Peak performance: when agile meets reward

Peak Performance: When Agile Meets Reward

*This article was first published in April by CRF

According to the author Thomas Friedman, we’re living in the age of accelerations. And as executives grapple with disruption in their particular niche, they are heralding agility as a must-have trait. What emerged strongly in Mercer’s 2019 Global Talent Trends Study is that C-Suite executives believe their businesses need to be innovative and nimble to win in such a dynamic environment, a measure against which they believe they are making progress: 30% of executives describe their organization as change-agile, up from 18% in 2018.

Agile, high performing teams are part of this new vision of work. Evidence suggests agile ways of working improve operational efficiency and stakeholder satisfaction with the outcomes. Yet, if executives have the chequered flag of agile in their sights, they need support to assemble a pit crew and to convince people to get in the car.

Thus far, HR has been too slow at moving into the agile fast lane. How can HR help form agile teams quicker, particularly as they penetrate all parts of the organisation and even HR itself? And for rewards practitioners, how do we motivate the behaviour change required of agile teams?

An agile team, or squad, is a temporary, self-organising group of people from different disciplines with different experiences. This way of working requires high levels of trust, teamwork and an openness to experiment.

Agile teams set up quickly, move with speed and disband fast. They need to establish connections between team members rapidly. This is where digital comes in. Unlike the hierarchical models of the past, organisations are moving towards a new platform for talent approach that matches skill supply creatively with work demand and enables dynamic teams to connect in real time. 

Enhanced data and analytics fuel the talent platform, and this data comes from multiple sources, including HRIS systems or cloud-based productivity and collaboration software. Access to good information about talent and skills supply - within the company and in the broader talent ecosystem - allows HR to match up the best teams, while just-in-time feedback reveals whether the matching is working. We are witnessing a shift in how HR can add value- be in automating feedback collection, or making performance reviews portable via block chain. But more needs to be done to understand employees’ preferences; today, less than two-thirds of workers believe their company understands their true skill sets and interests, which is crucial to forming passionate and capable teams.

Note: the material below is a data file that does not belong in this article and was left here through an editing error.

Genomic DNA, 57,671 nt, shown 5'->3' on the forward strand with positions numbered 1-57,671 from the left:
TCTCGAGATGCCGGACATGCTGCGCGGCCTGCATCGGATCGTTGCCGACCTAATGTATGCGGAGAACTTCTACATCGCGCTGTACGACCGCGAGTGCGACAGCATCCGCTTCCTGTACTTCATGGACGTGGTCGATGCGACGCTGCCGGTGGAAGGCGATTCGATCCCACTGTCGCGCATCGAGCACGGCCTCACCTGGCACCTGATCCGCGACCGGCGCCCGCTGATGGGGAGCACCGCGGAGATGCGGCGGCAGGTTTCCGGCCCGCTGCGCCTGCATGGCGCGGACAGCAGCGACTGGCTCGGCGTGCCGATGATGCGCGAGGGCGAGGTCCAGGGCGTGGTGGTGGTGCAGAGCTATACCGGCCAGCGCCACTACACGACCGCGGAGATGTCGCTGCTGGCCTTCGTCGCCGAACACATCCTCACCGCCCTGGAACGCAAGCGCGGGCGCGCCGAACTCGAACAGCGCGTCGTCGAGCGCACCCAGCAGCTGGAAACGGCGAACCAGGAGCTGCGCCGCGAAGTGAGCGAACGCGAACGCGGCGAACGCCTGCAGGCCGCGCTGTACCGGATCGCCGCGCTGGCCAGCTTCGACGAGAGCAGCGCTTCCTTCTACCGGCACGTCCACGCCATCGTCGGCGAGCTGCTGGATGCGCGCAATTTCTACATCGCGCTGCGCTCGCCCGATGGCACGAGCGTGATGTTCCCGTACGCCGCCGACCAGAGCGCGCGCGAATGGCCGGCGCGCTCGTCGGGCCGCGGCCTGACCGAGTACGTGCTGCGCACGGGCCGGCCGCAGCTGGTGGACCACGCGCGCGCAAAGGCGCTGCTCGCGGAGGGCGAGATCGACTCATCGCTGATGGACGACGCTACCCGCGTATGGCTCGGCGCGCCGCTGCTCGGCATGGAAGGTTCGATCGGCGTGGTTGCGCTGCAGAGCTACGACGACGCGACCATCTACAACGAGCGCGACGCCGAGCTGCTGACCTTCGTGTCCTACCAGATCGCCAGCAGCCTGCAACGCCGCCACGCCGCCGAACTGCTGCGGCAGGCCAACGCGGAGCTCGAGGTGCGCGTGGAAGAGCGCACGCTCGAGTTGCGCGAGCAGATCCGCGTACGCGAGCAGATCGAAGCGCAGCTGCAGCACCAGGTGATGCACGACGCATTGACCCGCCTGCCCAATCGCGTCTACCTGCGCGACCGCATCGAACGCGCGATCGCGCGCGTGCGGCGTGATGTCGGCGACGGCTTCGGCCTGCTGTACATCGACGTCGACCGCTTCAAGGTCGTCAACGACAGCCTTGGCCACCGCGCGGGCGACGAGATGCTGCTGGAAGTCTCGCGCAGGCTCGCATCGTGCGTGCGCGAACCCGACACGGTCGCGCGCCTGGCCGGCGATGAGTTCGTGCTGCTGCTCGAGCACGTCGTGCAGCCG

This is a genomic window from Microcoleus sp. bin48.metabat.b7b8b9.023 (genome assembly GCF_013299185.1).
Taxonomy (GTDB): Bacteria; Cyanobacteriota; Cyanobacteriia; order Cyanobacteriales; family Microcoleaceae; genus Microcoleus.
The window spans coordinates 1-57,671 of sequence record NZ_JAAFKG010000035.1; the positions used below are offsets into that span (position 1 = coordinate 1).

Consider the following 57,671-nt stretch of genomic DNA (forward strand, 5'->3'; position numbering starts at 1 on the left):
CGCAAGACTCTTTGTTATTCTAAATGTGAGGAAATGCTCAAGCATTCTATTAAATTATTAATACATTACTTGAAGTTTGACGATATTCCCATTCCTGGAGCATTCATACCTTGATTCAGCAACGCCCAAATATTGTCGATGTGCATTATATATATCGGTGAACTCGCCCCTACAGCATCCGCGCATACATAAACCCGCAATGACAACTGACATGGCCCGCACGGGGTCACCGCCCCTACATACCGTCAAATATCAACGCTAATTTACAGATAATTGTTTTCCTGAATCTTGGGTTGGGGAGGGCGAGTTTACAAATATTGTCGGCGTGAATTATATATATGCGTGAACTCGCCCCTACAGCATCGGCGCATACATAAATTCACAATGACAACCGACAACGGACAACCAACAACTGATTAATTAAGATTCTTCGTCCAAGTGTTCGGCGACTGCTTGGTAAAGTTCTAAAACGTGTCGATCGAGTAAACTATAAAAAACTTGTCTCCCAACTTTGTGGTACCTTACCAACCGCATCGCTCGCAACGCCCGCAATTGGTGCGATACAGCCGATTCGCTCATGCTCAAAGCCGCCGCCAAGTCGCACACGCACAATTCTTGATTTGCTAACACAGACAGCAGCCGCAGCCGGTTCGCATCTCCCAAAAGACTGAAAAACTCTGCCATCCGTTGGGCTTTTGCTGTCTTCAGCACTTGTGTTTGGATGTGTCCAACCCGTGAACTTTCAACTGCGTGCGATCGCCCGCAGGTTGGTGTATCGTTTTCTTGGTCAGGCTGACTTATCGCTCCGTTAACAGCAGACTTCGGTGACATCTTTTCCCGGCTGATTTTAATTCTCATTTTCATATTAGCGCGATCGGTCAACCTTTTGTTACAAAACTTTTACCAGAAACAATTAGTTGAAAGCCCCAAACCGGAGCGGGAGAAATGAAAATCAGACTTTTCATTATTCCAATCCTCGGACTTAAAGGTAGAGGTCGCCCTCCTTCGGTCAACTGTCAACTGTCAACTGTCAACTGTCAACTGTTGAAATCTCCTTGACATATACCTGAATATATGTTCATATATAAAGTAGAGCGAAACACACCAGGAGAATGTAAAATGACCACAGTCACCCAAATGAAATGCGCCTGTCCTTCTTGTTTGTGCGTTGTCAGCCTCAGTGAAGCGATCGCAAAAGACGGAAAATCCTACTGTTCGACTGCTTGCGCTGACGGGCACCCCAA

Agile working raises fundamental questions for reward professionals. What should be rewarded? Should agile working be rewarded differently? Current reward practice tends to focus on the individual – their qualifications, experience and unique performance (although 54% of employees say creating team goals would help them perform better at work). In contrast, agile principles tend to emphasise different attributes, such as collaboration, learning and collective intelligence; and they elevate the team’s achievement above the individual’s.

In this vein, agile teams and managers are testing perceived reward policy wisdoms. New mantras are emerging to reinforce the right behaviours. For example, one Mercer client is testing a dual approach, where the team’s achievement is rewarded by assigning part of the reward equally to all members of the squad, while the other part is assigned according to the individual’s role in a tribe (business unit) or chapter (function) using a peer recognition system. Thus the case for change is starting to take hold. In a recent Mercer snapshot poll, 55% of reward professionals said an increased emphasis on team contribution within incentives would be most effective in driving stronger pay for performance outcomes.

In short, we are seeing three shifts in reward policy: towards agile working having its own aligned reward arrangements, towards team reward, and a re-examination of differentiated individual rewards.

While the results of such experiments are coming in, we also need to consider:

  • How does performance management work in this environment? Is it needed at all?
  • Should reward be different for different levels, indeed are there different levels in this environment?
  • Who makes reward decisions for the individual? Are these decisions made by the team?
  • What happens when colleagues leave agile teams and return to their previous divisions? Do they revert to the prior reward policy?
  • Should colleagues be incentivised through reward? What other elements of the value proposition may be appropriate, such as opportunities for advancement? Is the incentive itself the team’s work and working practices?

Agile working provokes challenging questions to which we need provocative answers if we want to build a workforce for the future at a speed that matches executives’ appetite for agility and growth. If we get this right, we can accelerate our enterprise’s (and our employees’) ability to thrive. 

Christopher Johnson
by Christopher Johnson

Senior Partner, Global Business Solutions

Shanthi Naresh
by Shanthi Naresh

Partner, India Business Leader, Talent Consulting and Information Solutions

Mark McGowan
by Mark McGowan

Principal, UK Workforce Reward Lead